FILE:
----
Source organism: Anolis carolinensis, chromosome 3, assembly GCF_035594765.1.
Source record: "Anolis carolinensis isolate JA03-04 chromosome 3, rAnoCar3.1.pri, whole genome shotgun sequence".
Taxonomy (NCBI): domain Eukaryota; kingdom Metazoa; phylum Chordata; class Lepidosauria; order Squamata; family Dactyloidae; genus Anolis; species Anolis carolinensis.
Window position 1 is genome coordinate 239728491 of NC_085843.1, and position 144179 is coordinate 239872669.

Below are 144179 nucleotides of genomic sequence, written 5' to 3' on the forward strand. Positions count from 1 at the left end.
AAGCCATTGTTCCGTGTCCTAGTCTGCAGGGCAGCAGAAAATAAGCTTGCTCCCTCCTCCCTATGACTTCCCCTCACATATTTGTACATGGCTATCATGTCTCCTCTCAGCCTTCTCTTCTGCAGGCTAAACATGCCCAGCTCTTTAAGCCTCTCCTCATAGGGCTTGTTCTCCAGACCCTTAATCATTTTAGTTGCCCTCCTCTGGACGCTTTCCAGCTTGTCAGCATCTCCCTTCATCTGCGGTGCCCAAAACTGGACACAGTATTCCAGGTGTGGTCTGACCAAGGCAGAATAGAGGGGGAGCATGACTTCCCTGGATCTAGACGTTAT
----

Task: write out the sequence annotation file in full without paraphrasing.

Source organism: Anolis carolinensis, chromosome 3, assembly GCF_035594765.1.
Source record: "Anolis carolinensis isolate JA03-04 chromosome 3, rAnoCar3.1.pri, whole genome shotgun sequence".
Taxonomy (NCBI): domain Eukaryota; kingdom Metazoa; phylum Chordata; class Lepidosauria; order Squamata; family Dactyloidae; genus Anolis; species Anolis carolinensis.
Window position 1 is genome coordinate 239728491 of NC_085843.1, and position 144179 is coordinate 239872669.

Below are 144179 nucleotides of genomic sequence, written 5' to 3' on the forward strand. Positions count from 1 at the left end.
AAGCCATTGTTCCGTGTCCTAGTCTGCAGGGCAGCAGAAAATAAGCTTGCTCCCTCCTCCCTATGACTTCCCCTCACATATTTGTACATGGCTATCATGTCTCCTCTCAGCCTTCTCTTCTGCAGGCTAAACATGCCCAGCTCTTTAAGCCTCTCCTCATAGGGCTTGTTCTCCAGACCCTTAATCATTTTAGTTGCCCTCCTCTGGACGCTTTCCAGCTTGTCAGCATCTCCCTTCATCTGCGGTGCCCAAAACTGGACACAGTATTCCAGGTGTGGTCTGACCAAGGCAGAATAGAGGGGGAGCATGACTTCCCTGGATCTAGACGTTAT